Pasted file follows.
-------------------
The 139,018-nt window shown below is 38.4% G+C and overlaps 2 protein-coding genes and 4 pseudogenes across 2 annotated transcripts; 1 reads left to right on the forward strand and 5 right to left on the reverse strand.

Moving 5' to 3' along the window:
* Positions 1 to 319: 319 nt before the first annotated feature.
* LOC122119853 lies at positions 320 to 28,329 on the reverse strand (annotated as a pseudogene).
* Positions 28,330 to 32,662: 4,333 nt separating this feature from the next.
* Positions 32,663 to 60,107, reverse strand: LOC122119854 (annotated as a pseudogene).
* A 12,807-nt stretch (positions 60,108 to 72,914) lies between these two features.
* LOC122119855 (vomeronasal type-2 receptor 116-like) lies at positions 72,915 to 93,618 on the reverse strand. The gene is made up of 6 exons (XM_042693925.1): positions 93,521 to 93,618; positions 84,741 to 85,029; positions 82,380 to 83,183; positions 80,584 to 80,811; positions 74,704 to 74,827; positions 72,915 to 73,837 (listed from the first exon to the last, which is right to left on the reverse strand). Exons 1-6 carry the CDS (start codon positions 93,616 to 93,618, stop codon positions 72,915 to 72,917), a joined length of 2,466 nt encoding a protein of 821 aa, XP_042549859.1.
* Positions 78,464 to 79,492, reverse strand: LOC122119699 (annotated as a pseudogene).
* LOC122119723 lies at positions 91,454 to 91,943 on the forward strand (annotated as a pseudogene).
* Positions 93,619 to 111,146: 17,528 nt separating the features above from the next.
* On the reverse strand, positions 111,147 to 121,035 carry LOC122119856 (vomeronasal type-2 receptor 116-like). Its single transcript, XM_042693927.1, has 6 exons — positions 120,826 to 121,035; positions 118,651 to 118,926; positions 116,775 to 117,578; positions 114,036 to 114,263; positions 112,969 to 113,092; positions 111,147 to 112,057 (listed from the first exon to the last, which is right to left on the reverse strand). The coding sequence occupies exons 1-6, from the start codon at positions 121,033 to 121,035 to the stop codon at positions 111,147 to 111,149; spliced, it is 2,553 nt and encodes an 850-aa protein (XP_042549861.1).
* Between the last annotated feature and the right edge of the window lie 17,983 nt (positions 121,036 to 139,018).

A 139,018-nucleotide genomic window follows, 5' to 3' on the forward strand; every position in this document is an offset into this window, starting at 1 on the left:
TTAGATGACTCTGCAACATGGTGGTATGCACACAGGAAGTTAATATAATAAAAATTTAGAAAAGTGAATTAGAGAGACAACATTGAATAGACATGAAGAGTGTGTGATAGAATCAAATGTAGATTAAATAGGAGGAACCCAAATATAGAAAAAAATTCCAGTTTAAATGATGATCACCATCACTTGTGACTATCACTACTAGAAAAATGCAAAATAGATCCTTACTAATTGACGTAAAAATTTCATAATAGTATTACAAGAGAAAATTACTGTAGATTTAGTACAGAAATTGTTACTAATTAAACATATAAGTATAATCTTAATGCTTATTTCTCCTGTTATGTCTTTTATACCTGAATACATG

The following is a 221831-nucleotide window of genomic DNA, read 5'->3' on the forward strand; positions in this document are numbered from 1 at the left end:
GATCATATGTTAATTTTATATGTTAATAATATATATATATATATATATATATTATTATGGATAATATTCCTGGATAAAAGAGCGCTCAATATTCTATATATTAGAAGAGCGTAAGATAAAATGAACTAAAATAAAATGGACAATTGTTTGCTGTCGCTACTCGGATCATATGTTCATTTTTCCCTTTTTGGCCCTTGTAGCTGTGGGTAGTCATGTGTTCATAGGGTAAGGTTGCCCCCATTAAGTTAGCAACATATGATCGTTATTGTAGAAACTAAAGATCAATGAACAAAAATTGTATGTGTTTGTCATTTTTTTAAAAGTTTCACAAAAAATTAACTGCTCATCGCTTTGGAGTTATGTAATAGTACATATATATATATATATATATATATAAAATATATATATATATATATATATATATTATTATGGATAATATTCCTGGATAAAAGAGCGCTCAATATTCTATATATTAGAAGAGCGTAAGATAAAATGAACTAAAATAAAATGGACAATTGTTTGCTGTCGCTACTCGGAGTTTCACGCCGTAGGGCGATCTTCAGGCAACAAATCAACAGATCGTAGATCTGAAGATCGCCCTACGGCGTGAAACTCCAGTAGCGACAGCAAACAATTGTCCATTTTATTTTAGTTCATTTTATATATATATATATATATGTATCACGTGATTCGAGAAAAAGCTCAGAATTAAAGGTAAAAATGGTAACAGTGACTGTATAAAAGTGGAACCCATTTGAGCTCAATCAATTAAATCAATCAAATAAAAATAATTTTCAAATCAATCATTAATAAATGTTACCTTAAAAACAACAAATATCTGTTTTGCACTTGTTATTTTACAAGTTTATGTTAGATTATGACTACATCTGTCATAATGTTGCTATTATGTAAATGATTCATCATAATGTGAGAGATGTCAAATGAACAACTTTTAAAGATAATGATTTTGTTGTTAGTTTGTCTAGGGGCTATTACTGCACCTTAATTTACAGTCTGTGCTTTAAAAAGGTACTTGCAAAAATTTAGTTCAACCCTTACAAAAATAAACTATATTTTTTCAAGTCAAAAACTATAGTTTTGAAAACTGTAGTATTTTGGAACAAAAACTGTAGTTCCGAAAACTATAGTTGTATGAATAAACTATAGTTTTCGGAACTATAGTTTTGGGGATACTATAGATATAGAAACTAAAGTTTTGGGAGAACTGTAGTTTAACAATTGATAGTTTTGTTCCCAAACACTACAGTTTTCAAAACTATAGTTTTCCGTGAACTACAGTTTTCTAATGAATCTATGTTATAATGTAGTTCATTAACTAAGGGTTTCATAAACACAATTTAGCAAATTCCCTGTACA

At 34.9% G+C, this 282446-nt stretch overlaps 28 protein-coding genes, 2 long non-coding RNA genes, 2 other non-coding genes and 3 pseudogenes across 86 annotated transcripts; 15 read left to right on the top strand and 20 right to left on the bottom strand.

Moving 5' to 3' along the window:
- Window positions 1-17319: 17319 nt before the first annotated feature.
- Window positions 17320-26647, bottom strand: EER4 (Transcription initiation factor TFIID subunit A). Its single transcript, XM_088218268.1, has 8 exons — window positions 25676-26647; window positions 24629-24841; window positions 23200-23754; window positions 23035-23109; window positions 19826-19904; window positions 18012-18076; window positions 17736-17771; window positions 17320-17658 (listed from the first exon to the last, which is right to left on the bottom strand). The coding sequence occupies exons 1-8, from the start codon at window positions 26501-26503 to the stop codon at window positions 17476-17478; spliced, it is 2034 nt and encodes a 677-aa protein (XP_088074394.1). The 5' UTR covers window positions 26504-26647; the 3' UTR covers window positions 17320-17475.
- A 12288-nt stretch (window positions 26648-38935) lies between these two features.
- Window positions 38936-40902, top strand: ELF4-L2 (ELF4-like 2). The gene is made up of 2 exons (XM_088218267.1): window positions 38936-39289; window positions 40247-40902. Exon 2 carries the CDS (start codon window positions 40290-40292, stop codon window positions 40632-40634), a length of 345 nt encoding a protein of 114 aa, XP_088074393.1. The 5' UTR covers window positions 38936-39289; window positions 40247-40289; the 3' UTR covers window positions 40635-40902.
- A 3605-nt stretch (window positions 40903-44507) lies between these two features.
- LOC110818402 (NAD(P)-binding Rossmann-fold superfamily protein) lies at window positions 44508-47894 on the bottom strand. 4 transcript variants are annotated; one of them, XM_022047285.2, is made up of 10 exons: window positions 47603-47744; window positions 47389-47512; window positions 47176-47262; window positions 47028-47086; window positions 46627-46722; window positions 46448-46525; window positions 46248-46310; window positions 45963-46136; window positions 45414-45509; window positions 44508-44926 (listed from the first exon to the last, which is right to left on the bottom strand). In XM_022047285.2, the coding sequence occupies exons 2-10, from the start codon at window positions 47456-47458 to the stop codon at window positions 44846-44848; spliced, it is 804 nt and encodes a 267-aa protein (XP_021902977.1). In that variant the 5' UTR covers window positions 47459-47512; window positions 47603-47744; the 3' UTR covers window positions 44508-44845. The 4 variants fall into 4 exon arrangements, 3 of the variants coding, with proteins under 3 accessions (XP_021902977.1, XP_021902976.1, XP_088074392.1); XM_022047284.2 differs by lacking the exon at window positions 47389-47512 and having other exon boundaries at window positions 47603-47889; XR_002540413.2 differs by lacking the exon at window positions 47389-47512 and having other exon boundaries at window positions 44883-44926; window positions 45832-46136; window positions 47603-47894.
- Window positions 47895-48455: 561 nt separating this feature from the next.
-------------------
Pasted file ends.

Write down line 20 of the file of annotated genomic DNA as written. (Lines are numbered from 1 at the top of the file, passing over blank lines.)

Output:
- Window positions 1-17319: 17319 nt before the first annotated feature.